Ancient Roman Swords: At first, the weapons used by the Romans were based on ancient weapons used by the Greeks and Etruscans. During Roman conquest, other weapons were adopted by the Roman army. Ancient Romans borrowed their weapon designs from the Celtic people and from the Carthaginians.
One of the weapons carried by an ancient Roman soldier was a sword. It was a powerful weapon used during the 3rd BC. It was long-pointed and double-edged Iberian weapon called the “Spanish sword”. With the passing of time, the ancient Romans also made changes to the basic design of the sword.
Mainz and Pompeii Gladius
Gladius is the general word for the sword in Latin. First Roman Gladius swords were based on Spanish sword designs and were called “Gladius Hispanensis”. These were followed by slightly different sword designs such as the Mainz Gladius and Pompeii Gladius.
In addition to Gladius other longer swords were used during the Roman Empire. These were used mainly by the Roman cavalry who needed longer swords. Such Roman Swords were called Spatha. Shorter versions of this swords were used as well and these were called semistate.
The soldier’s main weapons were a short sword for stabbing (gladius) and a long spear called a javelin for throwing (pilum).
The Roman cavalry used a much longer sword, the so-called spatha. Towards the end of the second century, that spatha gradually replaced the short sword also for the infantry. Its Length was 75 cms and longer.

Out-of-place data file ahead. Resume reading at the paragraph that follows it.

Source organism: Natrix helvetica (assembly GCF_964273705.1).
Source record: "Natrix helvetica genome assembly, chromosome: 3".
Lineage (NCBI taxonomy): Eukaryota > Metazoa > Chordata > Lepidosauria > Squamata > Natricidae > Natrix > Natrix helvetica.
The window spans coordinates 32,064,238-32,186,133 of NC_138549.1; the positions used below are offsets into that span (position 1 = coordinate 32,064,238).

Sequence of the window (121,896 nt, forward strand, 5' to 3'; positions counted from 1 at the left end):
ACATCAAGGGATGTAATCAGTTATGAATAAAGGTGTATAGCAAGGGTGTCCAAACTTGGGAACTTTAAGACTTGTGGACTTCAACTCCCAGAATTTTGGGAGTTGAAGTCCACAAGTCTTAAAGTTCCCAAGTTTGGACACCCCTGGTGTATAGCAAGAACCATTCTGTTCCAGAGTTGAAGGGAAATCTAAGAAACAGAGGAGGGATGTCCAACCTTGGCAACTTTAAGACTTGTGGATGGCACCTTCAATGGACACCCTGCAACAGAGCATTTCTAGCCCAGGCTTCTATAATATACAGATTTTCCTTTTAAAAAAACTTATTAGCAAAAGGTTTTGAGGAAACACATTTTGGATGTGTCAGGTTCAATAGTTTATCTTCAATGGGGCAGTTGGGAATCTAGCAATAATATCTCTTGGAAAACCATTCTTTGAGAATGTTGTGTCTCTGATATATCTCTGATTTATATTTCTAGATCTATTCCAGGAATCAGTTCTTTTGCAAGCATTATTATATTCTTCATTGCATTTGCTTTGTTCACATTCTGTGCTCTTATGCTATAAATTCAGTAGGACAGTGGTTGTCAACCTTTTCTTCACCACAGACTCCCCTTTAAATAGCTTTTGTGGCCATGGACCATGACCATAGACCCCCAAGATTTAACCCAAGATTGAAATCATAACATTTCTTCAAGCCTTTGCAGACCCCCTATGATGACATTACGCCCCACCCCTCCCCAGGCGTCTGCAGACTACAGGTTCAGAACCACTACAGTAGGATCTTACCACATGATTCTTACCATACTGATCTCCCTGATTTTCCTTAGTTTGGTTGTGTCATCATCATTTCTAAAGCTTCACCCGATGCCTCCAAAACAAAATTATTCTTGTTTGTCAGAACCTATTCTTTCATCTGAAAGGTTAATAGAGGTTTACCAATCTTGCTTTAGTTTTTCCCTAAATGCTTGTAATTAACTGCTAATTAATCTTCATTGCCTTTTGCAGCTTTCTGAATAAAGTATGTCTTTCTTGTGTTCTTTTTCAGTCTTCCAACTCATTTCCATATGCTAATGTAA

The shape of the blade is not easy to distinguish from the Germanic swords of the period. However, there are two exceptions: The first-century spatha looking like a longer gladius Pompeianus and the later third-century spatha type Lauriacum-Hromowka:
The Roman Gladius was the sword of choice for the legions. Two primary weapons were carried by each soldier: a pilum or Pila (plural) and the gladius, a short thrusting sword used in close combat.
Part of what made the Roman army such an effective fighting force on the battlefield was the success of the gladius. Its relatively small and light size made it perfect for stabbing in close combat. In combination with the Roman shield, the scutum, the legionnaire was a deadly fighter.
Although in later centuries most swords would be worn traditionally on the left side, the gladius was worn on the right side. This allowed the wearer to draw with the right hand and at the same time carry a heavy shield in the left hand. This can be confirmed by the depictions of Roman soldiers on tombstones, wall paintings, and friezes.
How to make a Roman swords
By the time of the Roman Republic (c.509-44BC), the use of steel in the manufacture of swords was well advanced and Roman sword smiths smelted iron ore and carbon in a bloomery furnace (the predecessor of the blast furnace).
The temperatures in these furnaces could not achieve the high levels required to fully melt the iron ore, so the swordsmith had to work with pieces of slag (residue left after smelting) or bloom (mass consisting mostly of iron), which were then forged into the required blade shape.
These pieces or strips of cooling metal were welded together for increased blade strength. During this process, the owner’s initials or full name were sometimes engraved onto the blade.